"It's really disturbing particularly in light of the fact that they've had two prior consultations on lawful access in the past, so it's not as if they don't know the parties that are engaged on this issue," Geist said.
Officials with the Canadian Civil Liberties Association were not aware of the consultation.
All about appearances?
Jacqueline Michelis, an Ottawa-based spokeswoman at Bell Canada Inc., the country's largest telecommunications provider, said the company was aware of the consultation but would not comment further. Rogers Communications Inc. and Telus Corp., the country's next biggest providers, did not have immediate comment.
Geist said the other problem with the consultation is that it appears as if the government agencies have already made up their minds on how to proceed and are simply conducting it for appearances' sake.
"The fear is that law enforcement knows what it would like to do — it would like to be able to obtain this information without court oversight — and so it has pulled together this consultation in the hope that they can use that to say they have consulted, and here are the safeguards that the consultation thought was appropriate."
Denies document secrecy
Mélisa Leclerc, a spokeswoman for Public Safety Minister Stockwell Day, said the government was not trying to keep the consultation secret and would post the document on the internet on Thursday. The deadline for submissions would also be extended, although no decision on a date has been made yet.
Colin McKay, a spokesman for the privacy commissioner of Canada, said the government agencies have not yet proven that accessing information without a court order is necessary. The commissioner will be making a submission to the consultation on that matter.
"We'd like to see some proof that this is a necessary step because at the moment there is provision in privacy law if necessary and if presented with a legal authority to do it, in most cases that's a court order," McKay said. "That gives Canadians some level of protection."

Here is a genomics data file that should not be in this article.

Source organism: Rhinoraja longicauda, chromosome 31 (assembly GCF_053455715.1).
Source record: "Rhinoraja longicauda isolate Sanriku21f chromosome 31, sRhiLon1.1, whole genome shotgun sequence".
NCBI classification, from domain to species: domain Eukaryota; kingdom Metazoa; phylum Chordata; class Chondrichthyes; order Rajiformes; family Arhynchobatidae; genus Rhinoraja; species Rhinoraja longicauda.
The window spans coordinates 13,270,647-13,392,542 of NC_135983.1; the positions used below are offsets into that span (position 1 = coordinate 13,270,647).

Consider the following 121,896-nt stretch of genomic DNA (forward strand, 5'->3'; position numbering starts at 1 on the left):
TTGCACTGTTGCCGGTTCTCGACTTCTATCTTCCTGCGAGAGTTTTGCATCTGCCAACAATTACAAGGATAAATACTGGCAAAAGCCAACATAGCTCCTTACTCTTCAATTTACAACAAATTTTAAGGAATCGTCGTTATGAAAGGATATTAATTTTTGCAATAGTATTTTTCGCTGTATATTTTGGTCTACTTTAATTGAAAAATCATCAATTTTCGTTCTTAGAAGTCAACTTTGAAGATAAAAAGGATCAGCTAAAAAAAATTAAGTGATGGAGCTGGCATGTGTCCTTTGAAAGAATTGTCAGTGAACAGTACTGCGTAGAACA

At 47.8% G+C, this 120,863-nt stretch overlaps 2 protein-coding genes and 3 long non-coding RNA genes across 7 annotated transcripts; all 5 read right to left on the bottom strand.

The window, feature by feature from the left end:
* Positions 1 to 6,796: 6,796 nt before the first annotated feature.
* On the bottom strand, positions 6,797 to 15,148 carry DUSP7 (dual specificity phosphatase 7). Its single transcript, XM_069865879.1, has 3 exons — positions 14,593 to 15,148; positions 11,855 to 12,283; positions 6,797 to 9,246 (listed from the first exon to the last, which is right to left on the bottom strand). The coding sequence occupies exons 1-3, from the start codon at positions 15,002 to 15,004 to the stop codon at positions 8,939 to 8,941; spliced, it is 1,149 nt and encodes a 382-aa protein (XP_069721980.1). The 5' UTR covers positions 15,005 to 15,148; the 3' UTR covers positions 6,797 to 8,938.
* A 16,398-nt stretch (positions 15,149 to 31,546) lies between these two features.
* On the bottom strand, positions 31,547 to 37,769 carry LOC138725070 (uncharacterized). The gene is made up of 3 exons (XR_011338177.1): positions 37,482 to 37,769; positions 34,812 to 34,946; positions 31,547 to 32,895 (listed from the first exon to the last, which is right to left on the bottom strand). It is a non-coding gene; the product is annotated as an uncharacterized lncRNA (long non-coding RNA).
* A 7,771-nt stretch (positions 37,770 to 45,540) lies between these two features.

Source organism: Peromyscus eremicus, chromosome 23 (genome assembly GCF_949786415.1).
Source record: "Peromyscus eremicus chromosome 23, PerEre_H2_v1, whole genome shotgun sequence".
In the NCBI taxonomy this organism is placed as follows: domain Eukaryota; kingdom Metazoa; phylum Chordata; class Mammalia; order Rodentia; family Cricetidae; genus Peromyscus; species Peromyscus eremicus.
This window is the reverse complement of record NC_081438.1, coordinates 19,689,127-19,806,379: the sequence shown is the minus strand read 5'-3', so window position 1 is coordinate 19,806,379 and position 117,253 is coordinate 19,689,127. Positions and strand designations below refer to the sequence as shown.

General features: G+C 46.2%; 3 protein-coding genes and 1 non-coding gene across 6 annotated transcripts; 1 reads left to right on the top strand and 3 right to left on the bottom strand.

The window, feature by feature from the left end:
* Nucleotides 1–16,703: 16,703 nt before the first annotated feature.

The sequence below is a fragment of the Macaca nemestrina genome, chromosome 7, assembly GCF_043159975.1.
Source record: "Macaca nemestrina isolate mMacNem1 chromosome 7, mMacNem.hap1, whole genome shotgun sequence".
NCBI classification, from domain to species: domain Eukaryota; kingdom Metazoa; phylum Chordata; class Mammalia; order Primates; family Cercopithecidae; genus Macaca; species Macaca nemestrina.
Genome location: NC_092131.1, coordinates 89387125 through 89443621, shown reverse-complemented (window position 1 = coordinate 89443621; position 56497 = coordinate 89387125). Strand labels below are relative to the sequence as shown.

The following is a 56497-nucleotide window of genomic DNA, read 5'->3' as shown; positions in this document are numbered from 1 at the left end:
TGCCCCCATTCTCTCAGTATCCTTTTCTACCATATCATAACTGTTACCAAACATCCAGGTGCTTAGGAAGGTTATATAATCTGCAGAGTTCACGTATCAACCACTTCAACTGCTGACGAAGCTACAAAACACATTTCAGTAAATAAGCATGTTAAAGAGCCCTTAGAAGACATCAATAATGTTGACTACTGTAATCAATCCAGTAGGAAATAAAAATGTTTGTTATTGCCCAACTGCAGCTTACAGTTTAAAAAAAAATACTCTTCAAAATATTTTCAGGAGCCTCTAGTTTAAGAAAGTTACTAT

The Information Technology Association of Canada, which will also be making a submission, agreed and said it would like to see details on instances where telecommunication providers have refused to co-operate with authorities.
"This is about transposing to new technology the same kind of law enforcement we used to have on wire-line phone networks," said Bernard Courtois, president and chief executive officer of ITAC. "Conversely, just because you're going to do law enforcement on new technology people should not lose any of their privacy protection or rights in terms of the nature of investigation."
Canada's move is in contrast to one by the United States, where last week a federal judge overturned a part of the Patriot Act that allowed the Federal Bureau of Investigation to secretly obtain personal records about customers from internet providers, phone companies, banks, libraries and other businesses without a court's permission.
Speaking on the phone from Paris, Peter Fleischer, global privacy counsel for internet search giant Google Inc., told CBCNews.ca that even in the security-conscious United States, courts have moved to curtail excessive attempts by the government at extracting personal information.
A year and a half ago, the Department of Justice obtained a warrant demanding Google turn over users' personal information as part of an investigation into the effectiveness of anti-pornography software that was being tested. Google refused and a judge ending up siding with the company.
"The order we had from the U.S. Department of Justice was a valid legal order under the U.S. legal system, but even then it was excessive and infringed privacy, and was curtailed by a U.S. court when we challenged it," Fleischer said.
Companies operating in Canada, and their customers, should have the same rights here, he said.
"There should be judicial authorization and a valid legal process before a government should be able to compel companies to hand over information about their users."
Ironically, Google on Wednesday came under fire from Privacy Commissioner Jennifer Stoddart for its Street View web photo application. The commissioner said many of the images used by the application could break Canada's privacy laws.
Fleischer would not comment on the matter, but said he would address it when he visits Canada later this month.
The Canadian Privacy Law Blog is licensed under a Creative Commons Attribution-Noncommercial-No Derivative Works 2.5 Canada License.